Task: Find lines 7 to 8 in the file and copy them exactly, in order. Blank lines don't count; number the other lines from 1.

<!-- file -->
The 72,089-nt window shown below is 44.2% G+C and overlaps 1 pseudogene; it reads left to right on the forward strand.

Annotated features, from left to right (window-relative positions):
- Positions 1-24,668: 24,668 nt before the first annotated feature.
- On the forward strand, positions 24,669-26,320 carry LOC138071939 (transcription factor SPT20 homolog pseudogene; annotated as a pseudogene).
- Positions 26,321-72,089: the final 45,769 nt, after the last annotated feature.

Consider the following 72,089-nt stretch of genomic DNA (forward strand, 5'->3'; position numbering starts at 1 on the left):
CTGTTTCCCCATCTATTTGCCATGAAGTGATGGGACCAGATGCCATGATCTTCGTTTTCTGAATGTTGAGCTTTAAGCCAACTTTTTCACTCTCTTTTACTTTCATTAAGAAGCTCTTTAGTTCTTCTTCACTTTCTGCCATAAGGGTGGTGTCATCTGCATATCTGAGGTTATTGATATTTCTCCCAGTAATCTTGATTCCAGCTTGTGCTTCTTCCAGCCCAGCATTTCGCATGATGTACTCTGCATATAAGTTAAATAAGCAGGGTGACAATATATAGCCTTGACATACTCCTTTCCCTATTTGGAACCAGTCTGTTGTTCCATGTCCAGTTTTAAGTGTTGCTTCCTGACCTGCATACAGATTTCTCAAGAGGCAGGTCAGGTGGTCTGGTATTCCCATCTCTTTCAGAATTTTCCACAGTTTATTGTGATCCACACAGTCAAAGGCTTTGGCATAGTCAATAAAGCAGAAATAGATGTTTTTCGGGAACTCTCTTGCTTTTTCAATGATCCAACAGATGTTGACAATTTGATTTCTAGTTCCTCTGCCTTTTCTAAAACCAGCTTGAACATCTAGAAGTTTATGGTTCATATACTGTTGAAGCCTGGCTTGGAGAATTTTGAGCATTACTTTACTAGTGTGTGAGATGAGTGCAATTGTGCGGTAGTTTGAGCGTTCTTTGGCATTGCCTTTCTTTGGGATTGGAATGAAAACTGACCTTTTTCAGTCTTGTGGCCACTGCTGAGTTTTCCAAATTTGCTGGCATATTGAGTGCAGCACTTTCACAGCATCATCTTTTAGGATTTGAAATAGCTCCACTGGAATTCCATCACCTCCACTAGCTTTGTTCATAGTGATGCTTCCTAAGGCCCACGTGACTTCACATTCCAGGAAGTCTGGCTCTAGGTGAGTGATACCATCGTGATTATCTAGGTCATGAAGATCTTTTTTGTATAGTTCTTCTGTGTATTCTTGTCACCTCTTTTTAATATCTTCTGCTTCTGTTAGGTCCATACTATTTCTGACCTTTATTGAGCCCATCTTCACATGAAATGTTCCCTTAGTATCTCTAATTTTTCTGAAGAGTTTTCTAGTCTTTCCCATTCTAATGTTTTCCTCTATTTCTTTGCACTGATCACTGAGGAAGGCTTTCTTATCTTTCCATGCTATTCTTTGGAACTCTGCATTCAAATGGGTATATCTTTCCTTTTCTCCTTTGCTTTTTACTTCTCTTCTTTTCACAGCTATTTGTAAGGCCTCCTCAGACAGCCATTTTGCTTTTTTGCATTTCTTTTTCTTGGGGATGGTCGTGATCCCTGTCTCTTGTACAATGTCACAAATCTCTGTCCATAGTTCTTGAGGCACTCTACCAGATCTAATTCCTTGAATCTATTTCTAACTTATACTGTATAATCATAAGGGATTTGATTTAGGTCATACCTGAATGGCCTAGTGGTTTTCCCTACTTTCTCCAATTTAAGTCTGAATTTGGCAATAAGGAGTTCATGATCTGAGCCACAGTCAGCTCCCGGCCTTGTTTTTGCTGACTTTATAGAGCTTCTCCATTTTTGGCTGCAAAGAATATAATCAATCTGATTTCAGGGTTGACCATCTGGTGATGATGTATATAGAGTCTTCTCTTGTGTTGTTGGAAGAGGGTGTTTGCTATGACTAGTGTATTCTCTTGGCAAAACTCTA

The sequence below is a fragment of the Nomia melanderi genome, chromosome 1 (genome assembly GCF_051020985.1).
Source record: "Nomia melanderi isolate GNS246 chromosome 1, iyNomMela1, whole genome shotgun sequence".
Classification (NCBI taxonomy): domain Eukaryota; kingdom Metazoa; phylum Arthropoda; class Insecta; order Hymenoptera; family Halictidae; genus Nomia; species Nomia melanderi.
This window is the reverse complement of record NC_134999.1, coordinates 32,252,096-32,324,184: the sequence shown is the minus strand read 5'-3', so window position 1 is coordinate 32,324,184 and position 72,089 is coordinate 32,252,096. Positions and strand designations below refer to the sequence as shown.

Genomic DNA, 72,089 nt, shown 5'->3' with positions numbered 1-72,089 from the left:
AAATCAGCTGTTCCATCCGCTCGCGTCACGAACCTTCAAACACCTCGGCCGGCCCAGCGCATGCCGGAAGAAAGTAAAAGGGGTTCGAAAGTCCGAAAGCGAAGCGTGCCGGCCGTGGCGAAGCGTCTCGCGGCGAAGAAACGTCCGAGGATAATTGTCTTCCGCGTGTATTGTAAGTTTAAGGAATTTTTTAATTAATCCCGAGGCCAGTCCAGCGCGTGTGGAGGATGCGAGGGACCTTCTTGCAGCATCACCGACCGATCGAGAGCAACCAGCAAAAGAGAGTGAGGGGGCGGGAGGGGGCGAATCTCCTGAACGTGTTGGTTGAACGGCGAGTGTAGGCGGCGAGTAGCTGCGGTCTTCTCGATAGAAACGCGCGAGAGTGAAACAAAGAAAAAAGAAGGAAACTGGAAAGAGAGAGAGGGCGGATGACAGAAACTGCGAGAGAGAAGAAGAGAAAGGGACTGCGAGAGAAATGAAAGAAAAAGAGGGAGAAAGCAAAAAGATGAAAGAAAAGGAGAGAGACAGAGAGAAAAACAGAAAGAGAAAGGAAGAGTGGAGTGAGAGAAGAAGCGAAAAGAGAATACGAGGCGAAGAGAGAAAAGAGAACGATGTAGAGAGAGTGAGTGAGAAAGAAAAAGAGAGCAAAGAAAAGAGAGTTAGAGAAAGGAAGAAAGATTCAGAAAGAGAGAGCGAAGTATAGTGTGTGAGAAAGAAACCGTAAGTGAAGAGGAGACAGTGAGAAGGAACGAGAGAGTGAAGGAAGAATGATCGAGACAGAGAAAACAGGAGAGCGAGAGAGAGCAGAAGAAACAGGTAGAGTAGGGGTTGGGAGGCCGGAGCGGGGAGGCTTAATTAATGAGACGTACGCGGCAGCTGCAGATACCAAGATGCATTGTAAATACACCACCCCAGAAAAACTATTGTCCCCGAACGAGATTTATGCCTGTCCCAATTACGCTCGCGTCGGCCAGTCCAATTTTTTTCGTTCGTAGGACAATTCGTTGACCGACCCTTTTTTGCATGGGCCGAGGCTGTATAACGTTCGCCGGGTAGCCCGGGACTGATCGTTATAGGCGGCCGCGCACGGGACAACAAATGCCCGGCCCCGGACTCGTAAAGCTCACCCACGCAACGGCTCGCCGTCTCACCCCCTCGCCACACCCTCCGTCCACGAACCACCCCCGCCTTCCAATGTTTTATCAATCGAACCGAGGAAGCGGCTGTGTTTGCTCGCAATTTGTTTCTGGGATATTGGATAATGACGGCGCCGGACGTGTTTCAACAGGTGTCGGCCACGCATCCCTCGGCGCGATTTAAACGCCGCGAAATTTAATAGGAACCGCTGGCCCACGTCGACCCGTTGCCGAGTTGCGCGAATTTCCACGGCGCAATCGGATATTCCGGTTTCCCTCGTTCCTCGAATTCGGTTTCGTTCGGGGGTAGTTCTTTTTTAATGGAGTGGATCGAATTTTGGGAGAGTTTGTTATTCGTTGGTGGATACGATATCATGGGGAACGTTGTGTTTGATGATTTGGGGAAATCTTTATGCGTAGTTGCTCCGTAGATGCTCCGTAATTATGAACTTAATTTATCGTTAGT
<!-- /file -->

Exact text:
CTGTTTCCCCATCTATTTGCCATGAAGTGATGGGACCAGATGCCATGATCTTCGTTTTCTGAATGTTGAGCTTTAAGCCAACTTTTTCACTCTCTTTTACTTTCATTAAGAAGCTCTTTAGTTCTTCTTCACTTTCTGCCATAAGGGTGGTGTCATCTGCATATCTGAGGTTATTGATATTTCTCCCAGTAATCTTGATTCCAGCTTGTGCTTCTTCCAGCCCAGCATTTCGCATGATGTACTCTGCATATAAGTTAAATAAGCAGGGTGACAATATATAGCCTTGACATACTCCTTTCCCTATTTGGAACCAGTCTGTTGTTCCATGTCCAGTTTTAAGTGTTGCTTCCTGACCTGCATACAGATTTCTCAAGAGGCAGGTCAGGTGGTCTGGTATTCCCATCTCTTTCAGAATTTTCCACAGTTTATTGTGATCCACACAGTCAAAGGCTTTGGCATAGTCAATAAAGCAGAAATAGATGTTTTTCGGGAACTCTCTTGCTTTTTCAATGATCCAACAGATGTTGACAATTTGATTTCTAGTTCCTCTGCCTTTTCTAAAACCAGCTTGAACATCTAGAAGTTTATGGTTCATATACTGTTGAAGCCTGGCTTGGAGAATTTTGAGCATTACTTTACTAGTGTGTGAGATGAGTGCAATTGTGCGGTAGTTTGAGCGTTCTTTGGCATTGCCTTTCTTTGGGATTGGAATGAAAACTGACCTTTTTCAGTCTTGTGGCCACTGCTGAGTTTTCCAAATTTGCTGGCATATTGAGTGCAGCACTTTCACAGCATCATCTTTTAGGATTTGAAATAGCTCCACTGGAATTCCATCACCTCCACTAGCTTTGTTCATAGTGATGCTTCCTAAGGCCCACGTGACTTCACATTCCAGGAAGTCTGGCTCTAGGTGAGTGATACCATCGTGATTATCTAGGTCATGAAGATCTTTTTTGTATAGTTCTTCTGTGTATTCTTGTCACCTCTTTTTAATATCTTCTGCTTCTGTTAGGTCCATACTATTTCTGACCTTTATTGAGCCCATCTTCACATGAAATGTTCCCTTAGTATCTCTAATTTTTCTGAAGAGTTTTCTAGTCTTTCCCATTCTAATGTTTTCCTCTATTTCTTTGCACTGATCACTGAGGAAGGCTTTCTTATCTTTCCATGCTATTCTTTGGAACTCTGCATTCAAATGGGTATATCTTTCCTTTTCTCCTTTGCTTTTTACTTCTCTTCTTTTCACAGCTATTTGTAAGGCCTCCTCAGACAGCCATTTTGCTTTTTTGCATTTCTTTTTCTTGGGGATGGTCGTGATCCCTGTCTCTTGTACAATGTCACAAATCTCTGTCCATAGTTCTTGAGGCACTCTACCAGATCTAATTCCTTGAATCTATTTCTAACTTATACTGTATAATCATAAGGGATTTGATTTAGGTCATACCTGAATGGCCTAGTGGTTTTCCCTACTTTCTCCAATTTAAGTCTGAATTTGGCAATAAGGAGTTCATGATCTGAGCCACAGTCAGCTCCCGGCCTTGTTTTTGCTGACTTTATAGAGCTTCTCCATTTTTGGCTGCAAAGAATATAATCAATCTGATTTCAGGGTTGACCATCTGGTGATGATGTATATAGAGTCTTCTCTTGTGTTGTTGGAAGAGGGTGTTTGCTATGACTAGTGTATTCTCTTGGCAAAACTCTA

The sequence below is a fragment of the Nomia melanderi genome, chromosome 1 (genome assembly GCF_051020985.1).